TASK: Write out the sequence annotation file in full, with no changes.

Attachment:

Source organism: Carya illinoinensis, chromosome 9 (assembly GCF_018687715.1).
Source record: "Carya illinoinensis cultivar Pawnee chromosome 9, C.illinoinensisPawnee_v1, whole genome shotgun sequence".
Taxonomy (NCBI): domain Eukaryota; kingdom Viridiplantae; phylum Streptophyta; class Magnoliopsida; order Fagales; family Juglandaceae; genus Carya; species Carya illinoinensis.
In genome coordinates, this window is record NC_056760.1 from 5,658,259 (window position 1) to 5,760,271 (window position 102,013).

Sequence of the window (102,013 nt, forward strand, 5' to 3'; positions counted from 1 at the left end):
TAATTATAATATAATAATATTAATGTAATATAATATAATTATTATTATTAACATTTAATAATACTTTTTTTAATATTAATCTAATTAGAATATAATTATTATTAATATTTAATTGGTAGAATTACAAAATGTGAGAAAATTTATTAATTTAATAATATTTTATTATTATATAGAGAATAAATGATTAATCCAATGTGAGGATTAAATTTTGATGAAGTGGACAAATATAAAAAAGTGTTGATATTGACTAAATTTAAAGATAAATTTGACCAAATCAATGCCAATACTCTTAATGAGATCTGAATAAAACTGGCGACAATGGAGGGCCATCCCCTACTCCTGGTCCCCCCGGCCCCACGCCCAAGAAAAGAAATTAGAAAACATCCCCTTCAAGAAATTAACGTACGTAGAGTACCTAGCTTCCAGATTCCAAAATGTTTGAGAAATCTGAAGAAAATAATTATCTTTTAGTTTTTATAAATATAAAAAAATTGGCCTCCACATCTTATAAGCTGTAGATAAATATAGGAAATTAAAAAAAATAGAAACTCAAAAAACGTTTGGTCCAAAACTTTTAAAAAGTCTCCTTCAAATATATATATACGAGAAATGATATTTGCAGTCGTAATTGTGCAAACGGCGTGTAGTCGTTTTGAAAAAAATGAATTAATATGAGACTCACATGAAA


Source organism: Carya illinoinensis, chromosome 9 (assembly GCF_018687715.1).
Source record: "Carya illinoinensis cultivar Pawnee chromosome 9, C.illinoinensisPawnee_v1, whole genome shotgun sequence".
Taxonomy (NCBI): domain Eukaryota; kingdom Viridiplantae; phylum Streptophyta; class Magnoliopsida; order Fagales; family Juglandaceae; genus Carya; species Carya illinoinensis.
In genome coordinates, this window is record NC_056760.1 from 5,658,259 (window position 1) to 5,760,271 (window position 102,013).

Sequence of the window (102,013 nt, forward strand, 5' to 3'; positions counted from 1 at the left end):
TAATTATAATATAATAATATTAATGTAATATAATATAATTATTATTATTAACATTTAATAATACTTTTTTTAATATTAATCTAATTAGAATATAATTATTATTAATATTTAATTGGTAGAATTACAAAATGTGAGAAAATTTATTAATTTAATAATATTTTATTATTATATAGAGAATAAATGATTAATCCAATGTGAGGATTAAATTTTGATGAAGTGGACAAATATAAAAAAGTGTTGATATTGACTAAATTTAAAGATAAATTTGACCAAATCAATGCCAATACTCTTAATGAGATCTGAATAAAACTGGCGACAATGGAGGGCCATCCCCTACTCCTGGTCCCCCCGGCCCCACGCCCAAGAAAAGAAATTAGAAAACATCCCCTTCAAGAAATTAACGTACGTAGAGTACCTAGCTTCCAGATTCCAAAATGTTTGAGAAATCTGAAGAAAATAATTATCTTTTAGTTTTTATAAATATAAAAAAATTGGCCTCCACATCTTATAAGCTGTAGATAAATATAGGAAATTAAAAAAAATAGAAACTCAAAAAACGTTTGGTCCAAAACTTTTAAAAAGTCTCCTTCAAATATATATATACGAGAAATGATATTTGCAGTCGTAATTGTGCAAACGGCGTGTAGTCGTTTTGAAAAAAATGAATTAATATGAGACTCACATGAAA